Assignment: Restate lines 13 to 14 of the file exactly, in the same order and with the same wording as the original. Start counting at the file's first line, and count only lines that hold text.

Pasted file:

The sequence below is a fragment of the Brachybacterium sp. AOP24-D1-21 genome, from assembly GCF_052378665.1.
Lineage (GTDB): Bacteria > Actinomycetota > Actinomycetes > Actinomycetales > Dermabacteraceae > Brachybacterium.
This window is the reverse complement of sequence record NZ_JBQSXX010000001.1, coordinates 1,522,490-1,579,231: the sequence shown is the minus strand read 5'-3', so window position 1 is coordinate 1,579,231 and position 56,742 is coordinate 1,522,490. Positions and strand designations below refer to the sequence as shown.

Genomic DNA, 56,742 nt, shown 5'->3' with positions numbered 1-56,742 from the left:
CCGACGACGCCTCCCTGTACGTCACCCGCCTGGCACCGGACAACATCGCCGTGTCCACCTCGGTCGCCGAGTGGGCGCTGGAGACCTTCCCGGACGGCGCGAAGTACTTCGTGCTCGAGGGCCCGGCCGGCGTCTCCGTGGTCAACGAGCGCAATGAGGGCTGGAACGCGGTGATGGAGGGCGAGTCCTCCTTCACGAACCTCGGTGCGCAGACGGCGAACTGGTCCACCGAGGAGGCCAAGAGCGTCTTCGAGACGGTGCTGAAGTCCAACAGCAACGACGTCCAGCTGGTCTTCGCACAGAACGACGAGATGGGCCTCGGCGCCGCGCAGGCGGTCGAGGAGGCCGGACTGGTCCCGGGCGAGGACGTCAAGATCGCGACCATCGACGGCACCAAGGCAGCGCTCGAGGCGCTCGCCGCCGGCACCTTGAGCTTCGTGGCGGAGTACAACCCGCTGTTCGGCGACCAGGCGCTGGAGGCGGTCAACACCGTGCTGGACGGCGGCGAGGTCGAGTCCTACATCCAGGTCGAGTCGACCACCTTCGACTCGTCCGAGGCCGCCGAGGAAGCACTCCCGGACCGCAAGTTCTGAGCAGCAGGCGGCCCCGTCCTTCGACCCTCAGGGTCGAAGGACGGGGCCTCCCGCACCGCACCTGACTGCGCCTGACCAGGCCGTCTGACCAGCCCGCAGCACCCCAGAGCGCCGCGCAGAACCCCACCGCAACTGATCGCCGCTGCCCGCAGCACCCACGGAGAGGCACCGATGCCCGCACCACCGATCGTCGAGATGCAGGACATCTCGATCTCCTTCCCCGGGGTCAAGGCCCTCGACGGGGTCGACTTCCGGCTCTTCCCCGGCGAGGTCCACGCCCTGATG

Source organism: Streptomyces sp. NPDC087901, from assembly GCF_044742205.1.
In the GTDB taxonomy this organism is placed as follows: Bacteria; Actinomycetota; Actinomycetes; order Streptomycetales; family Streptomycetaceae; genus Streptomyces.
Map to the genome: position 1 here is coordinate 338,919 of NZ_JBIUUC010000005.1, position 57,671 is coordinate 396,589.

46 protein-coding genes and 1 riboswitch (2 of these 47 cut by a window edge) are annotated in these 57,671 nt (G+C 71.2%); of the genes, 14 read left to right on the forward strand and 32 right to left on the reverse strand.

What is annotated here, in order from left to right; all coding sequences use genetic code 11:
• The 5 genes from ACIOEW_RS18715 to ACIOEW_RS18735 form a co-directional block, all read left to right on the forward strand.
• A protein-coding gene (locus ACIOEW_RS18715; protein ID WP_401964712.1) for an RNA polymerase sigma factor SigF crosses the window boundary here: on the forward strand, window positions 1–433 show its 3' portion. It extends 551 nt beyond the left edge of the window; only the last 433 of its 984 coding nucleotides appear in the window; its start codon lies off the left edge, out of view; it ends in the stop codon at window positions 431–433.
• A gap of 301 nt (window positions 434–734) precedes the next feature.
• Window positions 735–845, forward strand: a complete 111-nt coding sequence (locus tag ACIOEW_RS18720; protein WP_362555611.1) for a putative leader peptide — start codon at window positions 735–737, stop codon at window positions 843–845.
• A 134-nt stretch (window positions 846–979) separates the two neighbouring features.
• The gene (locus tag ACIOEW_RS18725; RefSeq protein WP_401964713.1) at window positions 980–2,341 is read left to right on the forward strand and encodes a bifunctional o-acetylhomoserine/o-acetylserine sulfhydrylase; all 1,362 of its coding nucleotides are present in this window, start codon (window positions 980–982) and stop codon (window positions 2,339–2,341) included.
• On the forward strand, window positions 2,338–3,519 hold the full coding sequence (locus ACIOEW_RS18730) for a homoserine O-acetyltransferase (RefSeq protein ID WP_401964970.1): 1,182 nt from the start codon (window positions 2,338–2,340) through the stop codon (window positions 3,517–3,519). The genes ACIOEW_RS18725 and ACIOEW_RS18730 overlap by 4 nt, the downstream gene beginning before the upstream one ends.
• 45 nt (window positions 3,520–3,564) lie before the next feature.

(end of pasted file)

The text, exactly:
• A gap of 301 nt (window positions 434–734) precedes the next feature.
• Window positions 735–845, forward strand: a complete 111-nt coding sequence (locus tag ACIOEW_RS18720; protein WP_362555611.1) for a putative leader peptide — start codon at window positions 735–737, stop codon at window positions 843–845.